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Emmett W. Chappelle

Emmett Chappell, one of the 100 most distinguished african American scientists of the twentieth centuryEmmett Chappelle is a scientist and researcher who made valuable contributions in several fields, including medicine, biology, food science, and astro-chemistry. Chappelle is the recipient of 14 U.S. patents and was recently recognized as one of the 100 most distinguished African American scientists and engineers of the 20th Century.

Emmett Chappelle was born in Phoenix, Arizona in 1925. Chappelle lived on a small farm which did not have electricity until he was twelve. He attended a one-room school for several years, but graduated from a small, segregated high school that was a part of the Phoenix Union High School District. He was the top graduate in his 25-student senior class.

Emmett Chappelle was drafted into the army in 1942 and assigned to a special unit that focused on engineering. He was eventually transferred to Italy, where he served in an all-black infantry division. He was wounded in action twice.

After completing his time in the service, Emmett Chappelle came home and in 1946, Chappelle attended Phoenix College and studied electrical engineering. The GI Bill enabled him to continue his education and he received a bachelor's of science degree in biochemistry from the University of California at Berkley. He earned his master's of science degree, also in biochemistry, from University of Washington in Seattle and performed post-graduate work at Stanford University in Palo Alto, California.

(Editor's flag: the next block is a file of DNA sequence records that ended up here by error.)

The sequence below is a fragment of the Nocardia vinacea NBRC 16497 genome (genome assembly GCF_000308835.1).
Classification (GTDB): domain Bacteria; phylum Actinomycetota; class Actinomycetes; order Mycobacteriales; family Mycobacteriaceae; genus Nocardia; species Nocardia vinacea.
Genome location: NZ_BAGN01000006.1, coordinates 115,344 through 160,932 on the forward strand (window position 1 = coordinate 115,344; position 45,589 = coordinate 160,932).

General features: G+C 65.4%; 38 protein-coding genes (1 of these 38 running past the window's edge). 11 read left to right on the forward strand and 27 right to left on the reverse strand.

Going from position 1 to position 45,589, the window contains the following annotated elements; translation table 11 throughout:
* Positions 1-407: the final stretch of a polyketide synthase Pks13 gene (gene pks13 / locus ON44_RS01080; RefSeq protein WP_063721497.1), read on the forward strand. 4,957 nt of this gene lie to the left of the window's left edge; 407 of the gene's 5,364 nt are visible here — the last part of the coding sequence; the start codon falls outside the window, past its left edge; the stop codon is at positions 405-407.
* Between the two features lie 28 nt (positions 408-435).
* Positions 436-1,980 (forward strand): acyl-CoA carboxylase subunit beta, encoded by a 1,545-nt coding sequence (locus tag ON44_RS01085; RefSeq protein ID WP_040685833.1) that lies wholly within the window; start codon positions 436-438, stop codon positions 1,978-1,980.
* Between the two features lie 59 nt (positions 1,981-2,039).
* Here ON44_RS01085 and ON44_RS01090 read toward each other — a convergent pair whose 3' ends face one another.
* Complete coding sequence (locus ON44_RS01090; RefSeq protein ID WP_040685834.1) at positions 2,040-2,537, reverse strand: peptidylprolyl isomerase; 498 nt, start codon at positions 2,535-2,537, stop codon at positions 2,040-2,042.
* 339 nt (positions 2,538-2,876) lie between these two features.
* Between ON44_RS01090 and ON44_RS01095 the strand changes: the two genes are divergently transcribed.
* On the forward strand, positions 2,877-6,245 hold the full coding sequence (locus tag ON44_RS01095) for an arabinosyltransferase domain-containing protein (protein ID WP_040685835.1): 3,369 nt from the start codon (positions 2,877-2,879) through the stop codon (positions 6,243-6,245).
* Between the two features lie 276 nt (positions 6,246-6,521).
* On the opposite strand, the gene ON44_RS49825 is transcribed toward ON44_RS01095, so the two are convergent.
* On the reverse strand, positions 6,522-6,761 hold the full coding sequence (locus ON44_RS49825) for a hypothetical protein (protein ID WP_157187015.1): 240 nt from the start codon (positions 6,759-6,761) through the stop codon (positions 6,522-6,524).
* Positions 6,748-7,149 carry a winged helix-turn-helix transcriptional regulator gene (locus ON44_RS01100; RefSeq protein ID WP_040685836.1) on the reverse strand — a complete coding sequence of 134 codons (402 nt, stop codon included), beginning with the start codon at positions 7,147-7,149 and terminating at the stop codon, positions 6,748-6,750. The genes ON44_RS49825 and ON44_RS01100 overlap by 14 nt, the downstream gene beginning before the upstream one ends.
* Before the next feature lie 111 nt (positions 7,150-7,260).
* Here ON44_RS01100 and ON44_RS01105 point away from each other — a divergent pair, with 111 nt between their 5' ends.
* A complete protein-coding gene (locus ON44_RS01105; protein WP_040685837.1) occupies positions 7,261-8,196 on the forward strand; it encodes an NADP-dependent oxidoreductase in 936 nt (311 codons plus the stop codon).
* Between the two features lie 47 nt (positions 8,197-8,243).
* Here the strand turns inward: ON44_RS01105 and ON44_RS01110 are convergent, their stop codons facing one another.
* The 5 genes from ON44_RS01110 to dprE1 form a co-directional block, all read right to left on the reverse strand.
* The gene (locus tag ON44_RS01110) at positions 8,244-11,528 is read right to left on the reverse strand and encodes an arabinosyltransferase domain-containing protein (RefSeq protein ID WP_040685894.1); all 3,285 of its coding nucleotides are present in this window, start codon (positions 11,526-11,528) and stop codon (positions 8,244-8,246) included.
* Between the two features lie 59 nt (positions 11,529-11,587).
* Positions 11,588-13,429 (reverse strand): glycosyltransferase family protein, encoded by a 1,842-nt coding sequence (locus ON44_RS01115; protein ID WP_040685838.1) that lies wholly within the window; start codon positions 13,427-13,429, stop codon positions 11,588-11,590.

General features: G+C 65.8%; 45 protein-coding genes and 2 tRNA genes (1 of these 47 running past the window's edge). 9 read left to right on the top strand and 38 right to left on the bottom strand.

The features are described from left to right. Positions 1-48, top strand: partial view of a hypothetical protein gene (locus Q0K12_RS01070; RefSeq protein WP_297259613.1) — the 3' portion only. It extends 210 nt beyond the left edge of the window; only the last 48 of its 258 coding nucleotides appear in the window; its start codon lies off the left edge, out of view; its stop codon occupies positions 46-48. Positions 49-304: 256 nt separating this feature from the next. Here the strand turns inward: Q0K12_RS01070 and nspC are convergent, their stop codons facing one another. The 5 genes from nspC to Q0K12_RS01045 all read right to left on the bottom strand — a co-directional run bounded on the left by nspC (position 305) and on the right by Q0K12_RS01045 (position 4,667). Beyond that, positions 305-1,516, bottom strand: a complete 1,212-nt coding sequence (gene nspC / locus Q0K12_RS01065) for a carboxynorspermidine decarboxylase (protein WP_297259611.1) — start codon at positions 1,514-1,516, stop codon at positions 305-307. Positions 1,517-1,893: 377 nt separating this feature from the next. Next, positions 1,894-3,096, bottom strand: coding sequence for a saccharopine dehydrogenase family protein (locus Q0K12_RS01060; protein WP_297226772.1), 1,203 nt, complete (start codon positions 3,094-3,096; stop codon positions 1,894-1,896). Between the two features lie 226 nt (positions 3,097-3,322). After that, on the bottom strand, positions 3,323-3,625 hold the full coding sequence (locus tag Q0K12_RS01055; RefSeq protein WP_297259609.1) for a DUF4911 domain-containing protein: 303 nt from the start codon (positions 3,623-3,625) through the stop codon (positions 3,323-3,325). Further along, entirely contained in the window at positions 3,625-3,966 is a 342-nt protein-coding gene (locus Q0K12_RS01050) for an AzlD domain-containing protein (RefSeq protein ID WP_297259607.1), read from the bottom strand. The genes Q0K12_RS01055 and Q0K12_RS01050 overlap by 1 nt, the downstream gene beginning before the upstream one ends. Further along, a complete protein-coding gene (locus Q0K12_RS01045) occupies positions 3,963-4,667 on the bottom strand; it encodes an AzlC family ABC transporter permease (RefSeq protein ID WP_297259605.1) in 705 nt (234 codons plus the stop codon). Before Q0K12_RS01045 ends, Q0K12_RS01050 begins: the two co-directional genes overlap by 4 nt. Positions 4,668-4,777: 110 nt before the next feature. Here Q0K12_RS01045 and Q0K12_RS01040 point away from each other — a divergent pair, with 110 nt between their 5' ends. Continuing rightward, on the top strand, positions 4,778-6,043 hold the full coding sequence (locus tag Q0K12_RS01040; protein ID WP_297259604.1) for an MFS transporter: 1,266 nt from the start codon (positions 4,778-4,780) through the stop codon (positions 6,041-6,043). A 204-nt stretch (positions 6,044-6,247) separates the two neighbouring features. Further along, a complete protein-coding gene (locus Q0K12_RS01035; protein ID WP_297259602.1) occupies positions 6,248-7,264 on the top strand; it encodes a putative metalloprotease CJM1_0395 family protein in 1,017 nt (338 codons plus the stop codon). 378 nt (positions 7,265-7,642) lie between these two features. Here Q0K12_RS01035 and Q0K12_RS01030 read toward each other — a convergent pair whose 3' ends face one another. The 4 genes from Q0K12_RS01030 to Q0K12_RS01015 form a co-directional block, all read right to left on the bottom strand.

Emmett Chapalle discovered a way to count bacteria in water and seman by the light they give offFrom 1950 to 1955 Emmett Chappelle served as an instructor of biochemistry at Meharry Medical College in Nashville, Tennessee. Leaving Nashville,  Emmett Chappelle moved back to California and returned to Stanford as a research associate.

In 1958 Chappelle joined the Research Institute in Baltimore, a division of the Martin Marietta Corporation which was famous for designing airplanes and spacecraft. There, Chappelle discovered that even one-celled plants such as algae, which are lightweight and can be transported easily, can convert carbon dioxide to oxygen. This discovery helped to create a safe food supply for astronauts.

Chappelle went to work at Hazelton Laboratories in 1963 as a biochemist. In 1966, he joined the National Aeronautics and Space Administration at the Goddard Space Flight Center in Greenbelt, Maryland, as a research chemist, and later became a remote sensing scientist, studying natural systems to improve environmental management. Chappelle retired from NASA in 2001.

Some of Chappelle's most interesting work was in the area of luminescence, which is light without heat. While designing instruments for the Mars Viking spacecraft, he became interested in bioluminescence, which is warm light produced by living organisms. Chappelle used two chemicals from fireflies which give off light when mixed with ATP (adenosine triphosphate), an energy storage compound found in all living cells. This could provide a method of detecting life on Mars.

Emmett Chappelle was able to prove that the number of bacteria in semen can be measured by the amount of light given off by that bacteria. He also showed how satellites can monitor luminescence levels to monitor crops, including their growth rates, water conditions and harvest timing.

Emmett Chappelle is a member of the American Chemical Society, the American Society of Biochemistry and Molecular Biology, the American Society of Photobiology, the American Society of Microbiology, and the American Society of Black Chemists. Throughout his career, he has continued to mentor talented minority high school and college students in his laboratories.


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